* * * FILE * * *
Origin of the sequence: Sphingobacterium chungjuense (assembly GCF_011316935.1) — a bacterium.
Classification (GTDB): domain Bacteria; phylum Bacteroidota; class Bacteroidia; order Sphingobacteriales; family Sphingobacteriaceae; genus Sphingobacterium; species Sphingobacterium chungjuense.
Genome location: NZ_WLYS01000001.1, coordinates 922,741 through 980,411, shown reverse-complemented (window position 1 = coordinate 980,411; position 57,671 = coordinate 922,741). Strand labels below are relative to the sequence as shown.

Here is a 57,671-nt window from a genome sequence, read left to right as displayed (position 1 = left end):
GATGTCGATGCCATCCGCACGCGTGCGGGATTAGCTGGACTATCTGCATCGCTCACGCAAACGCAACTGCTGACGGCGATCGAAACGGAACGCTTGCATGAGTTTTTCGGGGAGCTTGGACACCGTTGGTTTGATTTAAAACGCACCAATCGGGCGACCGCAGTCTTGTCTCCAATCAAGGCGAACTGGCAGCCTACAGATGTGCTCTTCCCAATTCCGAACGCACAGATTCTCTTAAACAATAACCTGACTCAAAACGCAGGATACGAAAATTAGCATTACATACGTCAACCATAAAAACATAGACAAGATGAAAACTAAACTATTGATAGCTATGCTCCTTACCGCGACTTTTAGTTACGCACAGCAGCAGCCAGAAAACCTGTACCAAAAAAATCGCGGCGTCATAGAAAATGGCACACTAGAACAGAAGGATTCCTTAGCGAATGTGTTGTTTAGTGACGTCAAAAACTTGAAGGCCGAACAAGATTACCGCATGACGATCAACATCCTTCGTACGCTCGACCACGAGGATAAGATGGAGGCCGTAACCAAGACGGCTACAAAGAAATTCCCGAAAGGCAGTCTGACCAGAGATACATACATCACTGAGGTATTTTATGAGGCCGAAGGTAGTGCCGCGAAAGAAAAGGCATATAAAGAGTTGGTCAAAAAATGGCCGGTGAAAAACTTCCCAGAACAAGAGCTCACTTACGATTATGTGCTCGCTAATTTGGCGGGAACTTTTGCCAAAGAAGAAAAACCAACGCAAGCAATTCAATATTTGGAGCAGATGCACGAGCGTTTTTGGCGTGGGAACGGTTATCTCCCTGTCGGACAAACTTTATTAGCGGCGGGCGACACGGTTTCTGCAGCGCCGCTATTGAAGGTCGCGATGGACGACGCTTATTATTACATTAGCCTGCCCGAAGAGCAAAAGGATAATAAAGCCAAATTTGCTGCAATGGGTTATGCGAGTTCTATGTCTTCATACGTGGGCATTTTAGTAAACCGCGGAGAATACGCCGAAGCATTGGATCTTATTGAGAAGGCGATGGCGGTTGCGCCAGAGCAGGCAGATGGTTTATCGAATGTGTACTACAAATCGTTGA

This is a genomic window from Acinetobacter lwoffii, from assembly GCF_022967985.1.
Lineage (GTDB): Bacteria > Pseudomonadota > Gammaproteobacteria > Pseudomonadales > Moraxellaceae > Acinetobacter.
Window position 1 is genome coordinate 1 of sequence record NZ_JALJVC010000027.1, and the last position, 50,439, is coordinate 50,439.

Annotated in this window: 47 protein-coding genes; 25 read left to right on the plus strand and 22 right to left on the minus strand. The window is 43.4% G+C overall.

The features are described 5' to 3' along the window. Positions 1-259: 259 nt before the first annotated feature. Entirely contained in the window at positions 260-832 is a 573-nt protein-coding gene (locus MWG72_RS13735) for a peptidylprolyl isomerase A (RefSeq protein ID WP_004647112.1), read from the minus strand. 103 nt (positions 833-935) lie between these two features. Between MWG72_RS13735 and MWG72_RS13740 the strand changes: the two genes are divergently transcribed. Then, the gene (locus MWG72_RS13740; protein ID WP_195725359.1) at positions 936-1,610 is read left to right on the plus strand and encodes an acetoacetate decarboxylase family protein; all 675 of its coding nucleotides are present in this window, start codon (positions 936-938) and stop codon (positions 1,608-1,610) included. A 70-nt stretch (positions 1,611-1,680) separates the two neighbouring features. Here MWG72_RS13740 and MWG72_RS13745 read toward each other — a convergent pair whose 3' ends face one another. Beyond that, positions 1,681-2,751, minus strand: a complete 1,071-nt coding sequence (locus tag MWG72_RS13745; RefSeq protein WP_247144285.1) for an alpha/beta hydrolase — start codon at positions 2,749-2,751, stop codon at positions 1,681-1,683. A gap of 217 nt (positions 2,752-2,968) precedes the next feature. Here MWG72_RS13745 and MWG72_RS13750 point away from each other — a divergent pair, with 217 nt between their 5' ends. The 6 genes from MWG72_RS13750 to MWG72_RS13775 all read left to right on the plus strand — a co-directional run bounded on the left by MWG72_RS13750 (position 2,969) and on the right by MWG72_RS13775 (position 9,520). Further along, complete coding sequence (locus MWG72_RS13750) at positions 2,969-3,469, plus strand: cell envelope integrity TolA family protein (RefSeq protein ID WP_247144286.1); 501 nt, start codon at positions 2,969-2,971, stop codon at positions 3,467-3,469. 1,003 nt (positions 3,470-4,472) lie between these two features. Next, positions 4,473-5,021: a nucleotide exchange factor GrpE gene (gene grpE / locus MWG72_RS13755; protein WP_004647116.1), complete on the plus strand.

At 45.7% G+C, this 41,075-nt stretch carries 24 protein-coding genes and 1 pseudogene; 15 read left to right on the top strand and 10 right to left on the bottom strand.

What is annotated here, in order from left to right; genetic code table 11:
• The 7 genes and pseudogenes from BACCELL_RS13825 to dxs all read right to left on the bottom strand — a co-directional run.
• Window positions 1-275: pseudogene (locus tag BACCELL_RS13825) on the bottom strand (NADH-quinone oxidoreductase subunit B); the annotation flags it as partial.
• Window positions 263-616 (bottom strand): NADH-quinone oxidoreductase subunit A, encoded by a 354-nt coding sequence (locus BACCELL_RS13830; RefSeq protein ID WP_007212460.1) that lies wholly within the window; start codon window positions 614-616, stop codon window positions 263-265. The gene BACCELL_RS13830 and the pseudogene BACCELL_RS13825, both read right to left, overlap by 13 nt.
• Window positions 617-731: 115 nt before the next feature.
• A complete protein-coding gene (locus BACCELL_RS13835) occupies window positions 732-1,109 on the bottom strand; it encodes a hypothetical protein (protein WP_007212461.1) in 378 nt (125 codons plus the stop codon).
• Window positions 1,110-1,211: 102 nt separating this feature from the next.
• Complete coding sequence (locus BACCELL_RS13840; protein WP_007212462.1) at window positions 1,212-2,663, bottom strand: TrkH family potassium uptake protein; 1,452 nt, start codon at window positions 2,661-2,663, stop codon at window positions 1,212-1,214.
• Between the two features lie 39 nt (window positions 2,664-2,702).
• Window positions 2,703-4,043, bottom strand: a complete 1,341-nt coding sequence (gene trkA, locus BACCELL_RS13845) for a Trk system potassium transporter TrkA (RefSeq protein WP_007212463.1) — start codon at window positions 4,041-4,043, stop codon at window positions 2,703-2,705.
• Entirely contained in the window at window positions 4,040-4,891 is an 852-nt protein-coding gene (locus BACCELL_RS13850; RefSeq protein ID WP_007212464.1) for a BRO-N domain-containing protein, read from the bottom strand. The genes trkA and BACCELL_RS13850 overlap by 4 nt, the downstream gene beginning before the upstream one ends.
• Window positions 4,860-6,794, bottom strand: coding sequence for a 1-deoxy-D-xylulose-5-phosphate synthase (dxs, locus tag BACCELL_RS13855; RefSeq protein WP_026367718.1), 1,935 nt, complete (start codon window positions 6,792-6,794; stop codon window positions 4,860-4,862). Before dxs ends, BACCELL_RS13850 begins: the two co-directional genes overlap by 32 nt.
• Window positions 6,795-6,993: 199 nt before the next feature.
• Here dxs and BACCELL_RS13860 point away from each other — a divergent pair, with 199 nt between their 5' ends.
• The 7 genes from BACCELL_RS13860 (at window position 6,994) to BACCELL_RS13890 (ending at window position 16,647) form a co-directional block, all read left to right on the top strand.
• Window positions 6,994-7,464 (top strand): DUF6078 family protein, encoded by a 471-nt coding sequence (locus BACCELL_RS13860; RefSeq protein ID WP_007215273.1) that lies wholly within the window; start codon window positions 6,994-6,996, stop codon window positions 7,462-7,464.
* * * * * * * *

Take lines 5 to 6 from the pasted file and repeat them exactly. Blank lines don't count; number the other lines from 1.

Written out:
GATGTCGATGCCATCCGCACGCGTGCGGGATTAGCTGGACTATCTGCATCGCTCACGCAAACGCAACTGCTGACGGCGATCGAAACGGAACGCTTGCATGAGTTTTTCGGGGAGCTTGGACACCGTTGGTTTGATTTAAAACGCACCAATCGGGCGACCGCAGTCTTGTCTCCAATCAAGGCGAACTGGCAGCCTACAGATGTGCTCTTCCCAATTCCGAACGCACAGATTCTCTTAAACAATAACCTGACTCAAAACGCAGGATACGAAAATTAGCATTACATACGTCAACCATAAAAACATAGACAAGATGAAAACTAAACTATTGATAGCTATGCTCCTTACCGCGACTTTTAGTTACGCACAGCAGCAGCCAGAAAACCTGTACCAAAAAAATCGCGGCGTCATAGAAAATGGCACACTAGAACAGAAGGATTCCTTAGCGAATGTGTTGTTTAGTGACGTCAAAAACTTGAAGGCCGAACAAGATTACCGCATGACGATCAACATCCTTCGTACGCTCGACCACGAGGATAAGATGGAGGCCGTAACCAAGACGGCTACAAAGAAATTCCCGAAAGGCAGTCTGACCAGAGATACATACATCACTGAGGTATTTTATGAGGCCGAAGGTAGTGCCGCGAAAGAAAAGGCATATAAAGAGTTGGTCAAAAAATGGCCGGTGAAAAACTTCCCAGAACAAGAGCTCACTTACGATTATGTGCTCGCTAATTTGGCGGGAACTTTTGCCAAAGAAGAAAAACCAACGCAAGCAATTCAATATTTGGAGCAGATGCACGAGCGTTTTTGGCGTGGGAACGGTTATCTCCCTGTCGGACAAACTTTATTAGCGGCGGGCGACACGGTTTCTGCAGCGCCGCTATTGAAGGTCGCGATGGACGACGCTTATTATTACATTAGCCTGCCCGAAGAGCAAAAGGATAATAAAGCCAAATTTGCTGCAATGGGTTATGCGAGTTCTATGTCTTCATACGTGGGCATTTTAGTAAACCGCGGAGAATACGCCGAAGCATTGGATCTTATTGAGAAGGCGATGGCGGTTGCGCCAGAGCAGGCAGATGGTTTATCGAATGTGTACTACAAATCGTTGA

This is a genomic window from Acinetobacter lwoffii, from assembly GCF_022967985.1.